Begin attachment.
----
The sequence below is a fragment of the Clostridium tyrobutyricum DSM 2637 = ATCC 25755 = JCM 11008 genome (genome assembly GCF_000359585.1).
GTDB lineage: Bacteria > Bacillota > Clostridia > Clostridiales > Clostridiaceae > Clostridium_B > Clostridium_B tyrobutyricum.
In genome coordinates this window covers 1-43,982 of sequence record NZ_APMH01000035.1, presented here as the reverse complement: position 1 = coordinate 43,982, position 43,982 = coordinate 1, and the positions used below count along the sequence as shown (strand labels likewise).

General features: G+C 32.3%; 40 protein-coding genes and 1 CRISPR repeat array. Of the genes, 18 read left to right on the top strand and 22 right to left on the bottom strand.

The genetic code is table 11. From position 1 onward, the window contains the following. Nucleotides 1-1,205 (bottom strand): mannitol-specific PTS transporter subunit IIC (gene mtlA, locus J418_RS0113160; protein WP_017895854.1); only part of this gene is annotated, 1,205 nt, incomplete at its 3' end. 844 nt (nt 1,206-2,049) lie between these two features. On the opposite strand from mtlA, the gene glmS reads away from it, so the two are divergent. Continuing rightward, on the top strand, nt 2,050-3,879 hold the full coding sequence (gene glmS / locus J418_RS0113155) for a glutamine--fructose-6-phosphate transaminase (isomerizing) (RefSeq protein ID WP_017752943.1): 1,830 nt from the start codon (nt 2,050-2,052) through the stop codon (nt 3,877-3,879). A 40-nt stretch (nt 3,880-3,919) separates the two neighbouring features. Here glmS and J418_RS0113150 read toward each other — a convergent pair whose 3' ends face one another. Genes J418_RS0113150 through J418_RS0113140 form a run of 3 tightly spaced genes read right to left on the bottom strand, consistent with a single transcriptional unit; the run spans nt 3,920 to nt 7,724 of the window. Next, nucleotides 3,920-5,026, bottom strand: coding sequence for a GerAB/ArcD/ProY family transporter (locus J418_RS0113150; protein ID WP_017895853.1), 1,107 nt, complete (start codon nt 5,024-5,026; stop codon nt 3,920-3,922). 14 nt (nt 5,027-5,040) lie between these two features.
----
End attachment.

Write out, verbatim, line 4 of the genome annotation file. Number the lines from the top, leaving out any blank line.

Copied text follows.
General features: G+C 32.3%; 40 protein-coding genes and 1 CRISPR repeat array. Of the genes, 18 read left to right on the top strand and 22 right to left on the bottom strand.